Recently, the Bureau of Consumer Financial Protection (Bureau) issued an Advance Notice of Proposed Rulemaking (Notice) seeking comment, data and information about debt collection practices affecting consumers.
The Notice is 114 pages in length. It discusses the Fair Debt Collection Practices Act, which was passed in 1977 and governs third-party debt collectors (collection agencies). The Bureau is concerned not only with third-party debt collectors but also with the collection practices of original creditors. As stated in the Notice, the Bureau expects to “address concerns related to debt collection using its authority under the Dodd-Frank Act to issue regulations concerning unfair, deceptive, and abusive acts or practices and to establish disclosures to assist consumers in understanding the costs, benefits, and risks associated with consumer financial products and services.”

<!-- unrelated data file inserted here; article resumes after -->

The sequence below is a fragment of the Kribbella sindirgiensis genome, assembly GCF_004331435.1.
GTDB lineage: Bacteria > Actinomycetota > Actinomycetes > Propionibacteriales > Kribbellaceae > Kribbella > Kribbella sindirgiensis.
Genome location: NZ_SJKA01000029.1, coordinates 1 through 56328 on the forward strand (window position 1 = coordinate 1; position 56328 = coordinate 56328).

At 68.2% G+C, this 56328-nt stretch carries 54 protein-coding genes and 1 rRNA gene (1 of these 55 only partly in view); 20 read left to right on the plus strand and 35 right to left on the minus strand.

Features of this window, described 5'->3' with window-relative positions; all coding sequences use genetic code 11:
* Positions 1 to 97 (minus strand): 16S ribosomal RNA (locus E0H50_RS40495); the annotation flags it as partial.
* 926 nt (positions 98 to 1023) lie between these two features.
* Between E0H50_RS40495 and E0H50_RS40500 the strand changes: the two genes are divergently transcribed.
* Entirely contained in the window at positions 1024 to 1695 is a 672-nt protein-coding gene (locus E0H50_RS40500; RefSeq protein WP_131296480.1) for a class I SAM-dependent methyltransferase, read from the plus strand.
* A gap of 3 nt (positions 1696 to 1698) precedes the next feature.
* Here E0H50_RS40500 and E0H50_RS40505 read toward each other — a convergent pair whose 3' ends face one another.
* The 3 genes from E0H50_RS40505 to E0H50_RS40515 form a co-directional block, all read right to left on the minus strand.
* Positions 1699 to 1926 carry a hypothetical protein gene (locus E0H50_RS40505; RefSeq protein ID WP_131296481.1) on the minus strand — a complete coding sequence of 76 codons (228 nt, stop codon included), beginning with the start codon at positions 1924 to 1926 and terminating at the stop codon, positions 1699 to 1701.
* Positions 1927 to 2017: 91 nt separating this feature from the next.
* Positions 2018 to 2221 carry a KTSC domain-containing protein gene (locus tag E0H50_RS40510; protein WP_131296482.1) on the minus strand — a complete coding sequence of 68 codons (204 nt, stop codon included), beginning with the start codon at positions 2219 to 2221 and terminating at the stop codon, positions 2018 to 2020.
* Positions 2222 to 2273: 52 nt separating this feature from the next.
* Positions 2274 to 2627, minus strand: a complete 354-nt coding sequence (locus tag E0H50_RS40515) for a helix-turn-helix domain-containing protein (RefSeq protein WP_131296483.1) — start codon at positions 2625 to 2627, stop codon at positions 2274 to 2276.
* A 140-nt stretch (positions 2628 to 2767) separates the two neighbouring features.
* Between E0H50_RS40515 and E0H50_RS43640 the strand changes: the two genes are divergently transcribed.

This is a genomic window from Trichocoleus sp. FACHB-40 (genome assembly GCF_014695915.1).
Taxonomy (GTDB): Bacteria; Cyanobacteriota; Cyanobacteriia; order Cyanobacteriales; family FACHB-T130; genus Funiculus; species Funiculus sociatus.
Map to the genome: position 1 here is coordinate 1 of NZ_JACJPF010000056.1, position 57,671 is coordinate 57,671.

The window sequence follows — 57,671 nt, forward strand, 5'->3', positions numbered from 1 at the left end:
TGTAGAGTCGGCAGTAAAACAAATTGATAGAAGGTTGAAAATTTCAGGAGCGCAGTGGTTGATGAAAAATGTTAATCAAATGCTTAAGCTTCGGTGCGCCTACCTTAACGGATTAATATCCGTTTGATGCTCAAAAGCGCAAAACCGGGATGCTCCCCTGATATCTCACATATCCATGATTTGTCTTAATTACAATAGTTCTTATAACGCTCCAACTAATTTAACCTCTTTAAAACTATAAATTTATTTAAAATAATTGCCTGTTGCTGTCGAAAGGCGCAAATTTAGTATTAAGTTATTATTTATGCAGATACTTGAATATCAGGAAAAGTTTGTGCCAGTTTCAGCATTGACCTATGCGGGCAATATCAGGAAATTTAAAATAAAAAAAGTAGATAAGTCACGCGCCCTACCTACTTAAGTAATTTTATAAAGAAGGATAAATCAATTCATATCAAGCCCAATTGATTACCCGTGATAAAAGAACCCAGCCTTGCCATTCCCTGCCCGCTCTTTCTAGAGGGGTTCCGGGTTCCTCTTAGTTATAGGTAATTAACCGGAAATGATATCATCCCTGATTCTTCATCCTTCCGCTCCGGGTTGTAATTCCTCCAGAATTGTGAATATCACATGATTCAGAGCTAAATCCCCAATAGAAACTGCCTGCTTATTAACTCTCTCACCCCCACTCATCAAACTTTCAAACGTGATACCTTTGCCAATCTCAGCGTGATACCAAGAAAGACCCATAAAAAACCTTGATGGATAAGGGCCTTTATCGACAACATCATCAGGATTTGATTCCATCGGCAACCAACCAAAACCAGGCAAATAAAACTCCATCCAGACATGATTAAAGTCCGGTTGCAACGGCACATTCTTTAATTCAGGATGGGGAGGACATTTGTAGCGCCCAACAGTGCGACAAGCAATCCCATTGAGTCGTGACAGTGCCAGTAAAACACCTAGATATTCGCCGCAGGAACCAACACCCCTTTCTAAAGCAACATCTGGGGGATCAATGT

The Bureau is seeking answers to the 162 questions posed in the Notice. Many of the questions suggest that additional restraints and requirements will be imposed on consumer debt collectors, including original creditors that collect the obligations due them. Consumer advocates can be expected to respond to many of the questions by encouraging the Bureau to limit the rights of both first-party and third-party debt collectors.
Banks that make consumer loans particularly those that undertake their own collection efforts, should review the Notice and respond to the Bureau. If the Bureau adopts stringent debt-collection rules, consumer credit may be more expensive and the collection process may be hampered.
The Notice may be found at: